Well, I've taken my life in my hands and gone out to our local Italian caff to get some lunch. The streetscape is surprisingly normal, perhaps rather quieter than usual but even that could be explained by the rain (the Policeman's Friend in action). People are going about their business, traffic is moving; not very much traffic, though. The pubs seem fuller than usual for a Thursday lunchtime. The Middlesex Hospital, just across the road, has no Accident & Emergency role, so presumably this explains the calm. At the Cafe Verona, there seemed to be more takeaway orders than usual; terrorist bastards forcing us to change our way of life.
As a telecoms type, I should point out that O2 and Vodafone's networks are down for all intents and purposes (and are presumably operating telephone preference control to keep official traffic moving). Orange are up, but were down earlier. T-Mobile scooped the palm, with no apparent interruption of service. Readers in London will surely notice the need to minimise your use of phones and keep the lines clear. Use the internet instead.
This morning, I took my usual train into Waterloo and skipped down to the Bakerloo. The line had just been de-suspended, so there were more people than usual. After pulling out of Waterloo, the driver made an announcement that a major power failure had occurred "in the Baker Street area" and that the Metropolitan, Hammersmith & City, and Circle lines were suspended. Baker Street is not that far from the office, and I wondered if there was power there. I decided anyway that if there was going to be a power cut I'd rather be on the surface, so got off at Charing Cross. I phoned my editor's desk phone, but he wasn't in. I then delighted Osama by catching - what else - a bus north towards Oxford Circus. On Oxford Street I got off near a cross street that leads to my office. The driver was listening to a very long message over the bus system Private Mobile Radio (this would have been 0915 or thereabouts).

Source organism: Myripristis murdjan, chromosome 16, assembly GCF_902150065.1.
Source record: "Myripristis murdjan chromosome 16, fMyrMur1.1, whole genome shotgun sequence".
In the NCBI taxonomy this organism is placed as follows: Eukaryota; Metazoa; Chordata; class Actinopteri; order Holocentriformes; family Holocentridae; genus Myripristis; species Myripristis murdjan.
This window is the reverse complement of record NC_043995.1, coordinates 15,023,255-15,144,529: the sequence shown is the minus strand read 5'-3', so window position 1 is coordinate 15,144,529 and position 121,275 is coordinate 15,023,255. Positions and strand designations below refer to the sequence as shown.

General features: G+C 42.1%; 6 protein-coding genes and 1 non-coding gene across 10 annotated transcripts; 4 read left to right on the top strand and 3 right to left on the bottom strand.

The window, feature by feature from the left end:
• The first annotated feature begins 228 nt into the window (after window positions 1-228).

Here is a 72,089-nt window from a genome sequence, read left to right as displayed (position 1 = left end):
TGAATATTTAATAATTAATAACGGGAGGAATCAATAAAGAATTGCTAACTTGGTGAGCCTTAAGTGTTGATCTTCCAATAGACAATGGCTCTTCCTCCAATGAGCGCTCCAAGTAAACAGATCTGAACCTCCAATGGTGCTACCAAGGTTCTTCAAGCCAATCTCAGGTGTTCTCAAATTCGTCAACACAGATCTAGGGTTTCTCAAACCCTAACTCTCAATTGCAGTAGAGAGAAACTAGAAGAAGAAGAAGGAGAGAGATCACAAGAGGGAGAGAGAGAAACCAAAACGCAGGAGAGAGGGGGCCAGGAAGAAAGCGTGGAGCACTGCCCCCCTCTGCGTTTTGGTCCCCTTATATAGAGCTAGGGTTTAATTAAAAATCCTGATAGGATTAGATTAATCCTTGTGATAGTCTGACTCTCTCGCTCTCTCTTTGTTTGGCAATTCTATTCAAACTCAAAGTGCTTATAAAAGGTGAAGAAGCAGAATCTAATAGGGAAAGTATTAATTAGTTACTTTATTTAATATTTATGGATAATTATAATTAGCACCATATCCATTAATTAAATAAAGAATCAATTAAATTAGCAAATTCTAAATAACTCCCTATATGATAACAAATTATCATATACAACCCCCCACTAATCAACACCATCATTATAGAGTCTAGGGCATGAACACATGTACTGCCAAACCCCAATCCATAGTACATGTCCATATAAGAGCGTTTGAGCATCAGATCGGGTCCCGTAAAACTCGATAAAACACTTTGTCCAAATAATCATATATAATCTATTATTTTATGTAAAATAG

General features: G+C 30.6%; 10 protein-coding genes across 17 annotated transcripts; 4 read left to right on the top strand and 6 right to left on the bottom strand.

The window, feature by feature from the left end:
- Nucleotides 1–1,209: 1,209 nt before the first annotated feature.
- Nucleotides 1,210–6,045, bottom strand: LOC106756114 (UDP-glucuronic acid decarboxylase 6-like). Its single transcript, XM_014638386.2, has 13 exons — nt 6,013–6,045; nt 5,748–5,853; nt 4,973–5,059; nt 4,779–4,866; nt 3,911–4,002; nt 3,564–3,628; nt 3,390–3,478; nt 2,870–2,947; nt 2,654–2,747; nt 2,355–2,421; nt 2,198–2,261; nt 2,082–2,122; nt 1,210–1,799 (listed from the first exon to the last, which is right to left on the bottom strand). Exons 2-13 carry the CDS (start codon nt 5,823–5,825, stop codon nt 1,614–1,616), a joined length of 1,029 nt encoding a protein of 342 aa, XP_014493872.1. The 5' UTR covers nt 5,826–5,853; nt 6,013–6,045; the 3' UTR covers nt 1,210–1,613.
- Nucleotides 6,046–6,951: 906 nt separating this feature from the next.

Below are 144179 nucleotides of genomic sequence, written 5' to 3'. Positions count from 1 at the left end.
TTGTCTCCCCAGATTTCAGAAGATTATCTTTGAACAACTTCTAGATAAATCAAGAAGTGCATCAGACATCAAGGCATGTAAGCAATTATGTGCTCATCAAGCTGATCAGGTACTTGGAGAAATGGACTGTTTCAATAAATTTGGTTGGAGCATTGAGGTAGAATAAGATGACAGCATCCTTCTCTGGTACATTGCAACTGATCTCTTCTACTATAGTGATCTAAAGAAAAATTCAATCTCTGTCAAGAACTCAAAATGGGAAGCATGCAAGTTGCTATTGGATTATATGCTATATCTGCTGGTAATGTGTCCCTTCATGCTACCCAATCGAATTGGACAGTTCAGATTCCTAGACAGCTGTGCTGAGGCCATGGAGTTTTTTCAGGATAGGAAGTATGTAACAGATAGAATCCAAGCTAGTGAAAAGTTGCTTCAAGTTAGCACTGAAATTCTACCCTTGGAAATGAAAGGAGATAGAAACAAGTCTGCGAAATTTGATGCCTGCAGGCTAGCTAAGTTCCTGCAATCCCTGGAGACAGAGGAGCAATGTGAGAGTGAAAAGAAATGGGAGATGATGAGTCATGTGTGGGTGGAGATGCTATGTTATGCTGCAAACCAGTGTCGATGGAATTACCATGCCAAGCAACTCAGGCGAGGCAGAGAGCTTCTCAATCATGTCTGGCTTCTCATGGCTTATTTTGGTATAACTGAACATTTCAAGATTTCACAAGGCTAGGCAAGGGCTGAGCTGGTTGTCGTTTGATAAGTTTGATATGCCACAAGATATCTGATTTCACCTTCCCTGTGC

I learnt of the crisis from the web not long afterwards.
Back at the office, life continues as (un)usual. A couple of minutes ago, an army Lynx helicopter flew over heading north. At midday, everyone broke off to watch Tony Blair's address to the nation. About a quarter of a mile from one of the bus bombs, we all seemed a lot less rattled than he does. He repeatedly broke off, searched for words, and stuttered. Churchill it wasn't.
Update of an Update: To commenters - I agree the title of the last post is pretty strong, but I believed at the time the invasion of Iraq would make terrorism more likely. And I was extremely angry - I still am - about the "power surge" story. I suppose the point was to "avoid panic", but you can't get away from the fact that evacuating the Tube and transferring passengers to buses seems to have played into the terrorists' hands. I wouldn't have got on a bus for thousands had I known. It's also been suggested that the first sign of trouble might have been a power surge, but surely the explosions can't have been that ambiguous. Either they were lying to us or this was a weak spot in the emergency response, which seems to have been outstanding.